And what's with these northern guys and dub? And why do they do it so well? Maybe it's just the weed is good and plenty, or that they live relaxed and good lives. Or it's just the crappy weather and the time they have to spent indoors (DJ T-1000 said that for Detroit and Finland, not me). Anyway. At least one of them has now moved to LA, I think, so the Dane character will soon fade, eh?

More or less it's a downtempo album, but don't mistake it for a 'chill out' one (even though a lot of said compilations include tracks of them). They combine the northern style in volume, crispiness and quality of production with the natural flow of the more roots oriented dub bands. They play instruments and use some good vocalists. Some times they sound almost reggae-ish, others they remind me of Rhythm & Sound and Pole (and that's a huge compliment). When they go for the beat they bring to mind other Danish guys like Trentemoeller or Martinez. And they can also go ragga. Quality.

This one went out in Panamericana (their label, obviously) but soon got re-released in Music For Dreams and later in Quango with different playlist (the dark dubs 'Darkness' and 'Ragga Foo' are replaced and the hidden track is missing). This is the Panam one, though the track order is a bit messed up (I noticed it only when I checked the Discogs page, sorry). It's a bit rare but at the same time the only one floating at times around the net. Here are also the tracks of Quango 12'', a massive bass mix by Def Jaguar (aka Djuma Soundsystem aka Ben Horn) and a more housey affair by Parov Stelar.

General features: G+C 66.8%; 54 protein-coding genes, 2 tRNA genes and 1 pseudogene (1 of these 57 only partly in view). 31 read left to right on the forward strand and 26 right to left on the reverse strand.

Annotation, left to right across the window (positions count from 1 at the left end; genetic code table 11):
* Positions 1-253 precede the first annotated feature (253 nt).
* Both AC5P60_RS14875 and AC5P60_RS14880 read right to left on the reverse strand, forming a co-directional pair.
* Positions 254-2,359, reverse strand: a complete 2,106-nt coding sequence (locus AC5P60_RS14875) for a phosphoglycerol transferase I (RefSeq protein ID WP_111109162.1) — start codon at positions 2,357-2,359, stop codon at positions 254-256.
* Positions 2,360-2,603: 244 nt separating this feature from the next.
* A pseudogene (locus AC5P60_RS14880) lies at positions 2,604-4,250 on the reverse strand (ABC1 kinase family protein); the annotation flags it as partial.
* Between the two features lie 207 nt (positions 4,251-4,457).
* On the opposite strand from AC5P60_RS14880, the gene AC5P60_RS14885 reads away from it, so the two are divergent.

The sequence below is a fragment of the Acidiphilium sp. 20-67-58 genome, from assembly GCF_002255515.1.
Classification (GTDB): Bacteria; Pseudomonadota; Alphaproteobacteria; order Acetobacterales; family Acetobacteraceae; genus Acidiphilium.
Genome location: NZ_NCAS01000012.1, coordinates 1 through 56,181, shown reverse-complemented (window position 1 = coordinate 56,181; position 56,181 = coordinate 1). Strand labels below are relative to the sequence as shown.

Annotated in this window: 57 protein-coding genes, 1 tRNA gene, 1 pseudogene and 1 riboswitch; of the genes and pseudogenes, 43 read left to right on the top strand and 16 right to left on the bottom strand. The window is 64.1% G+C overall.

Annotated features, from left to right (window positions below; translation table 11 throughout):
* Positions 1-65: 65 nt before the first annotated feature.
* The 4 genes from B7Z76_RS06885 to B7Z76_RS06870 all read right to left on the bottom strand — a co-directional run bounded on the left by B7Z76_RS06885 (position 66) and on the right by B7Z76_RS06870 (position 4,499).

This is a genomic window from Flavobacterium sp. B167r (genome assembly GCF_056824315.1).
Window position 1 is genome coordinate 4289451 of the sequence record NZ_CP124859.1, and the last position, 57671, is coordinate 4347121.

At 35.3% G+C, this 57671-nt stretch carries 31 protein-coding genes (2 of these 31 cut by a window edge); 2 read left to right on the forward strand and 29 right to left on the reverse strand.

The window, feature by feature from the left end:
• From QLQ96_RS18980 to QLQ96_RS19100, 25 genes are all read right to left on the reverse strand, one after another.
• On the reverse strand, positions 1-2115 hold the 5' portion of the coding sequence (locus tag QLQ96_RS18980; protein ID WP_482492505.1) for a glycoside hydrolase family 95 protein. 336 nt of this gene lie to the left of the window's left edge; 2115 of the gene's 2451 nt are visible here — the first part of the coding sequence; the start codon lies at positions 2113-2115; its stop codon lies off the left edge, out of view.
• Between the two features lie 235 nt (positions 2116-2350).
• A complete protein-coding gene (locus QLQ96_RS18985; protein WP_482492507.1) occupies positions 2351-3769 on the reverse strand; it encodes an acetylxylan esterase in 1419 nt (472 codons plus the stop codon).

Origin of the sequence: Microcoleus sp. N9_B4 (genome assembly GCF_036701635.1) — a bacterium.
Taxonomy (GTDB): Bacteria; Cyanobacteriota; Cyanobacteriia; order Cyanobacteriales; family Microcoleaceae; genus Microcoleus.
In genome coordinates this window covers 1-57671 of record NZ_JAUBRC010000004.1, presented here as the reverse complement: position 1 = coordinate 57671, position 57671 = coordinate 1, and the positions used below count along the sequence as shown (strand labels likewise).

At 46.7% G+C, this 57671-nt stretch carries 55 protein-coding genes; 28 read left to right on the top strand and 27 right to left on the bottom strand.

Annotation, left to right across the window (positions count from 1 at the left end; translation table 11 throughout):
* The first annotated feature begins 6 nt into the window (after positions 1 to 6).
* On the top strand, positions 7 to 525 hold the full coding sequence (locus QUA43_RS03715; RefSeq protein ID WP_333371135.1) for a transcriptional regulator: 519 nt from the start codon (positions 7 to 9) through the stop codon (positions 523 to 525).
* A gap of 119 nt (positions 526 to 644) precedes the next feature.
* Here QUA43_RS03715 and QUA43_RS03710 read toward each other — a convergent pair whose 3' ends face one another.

Djosos Krost - 2005, No Sign Of Bad
CD: Part 1 - Part 2
Info here.
Djosos Krost - 2006, No Sign Of Bad Remixes
12'': Here.
Info here.

And while we 're on the Northern Dub thing, for some mixes check this. Finn guy, not recently updated site but excellent dubs, electronics and disco. What more?

I don't really feel good to post something easy to find as this 12'' is, I just think that they are not as known as they should be and the Def Jaguar remix is really good. If you like it, buy the actual record (or keep striving towards the extinction of vinyl in a very few years).

U.M.O. 2

Unidentified Musical Objects is a collaboration project between Adel Dior, Cem Oral and Terrible. This one was released in Caipirinha, in the year of their lord 1997.

Adel Dior is an important member of the Berlin scene for a long long time, mostly known through his collaboration with Fabian Feyerabendt of TokTok fame as Autotune (now they've split). They released mostly in Low Spirit, Beroshima's Mueller Records and later Woody's Fumakilla, and they helped a lot Miss Allien in the beginning of BPitch (check here the credits of the first 30 or something releases).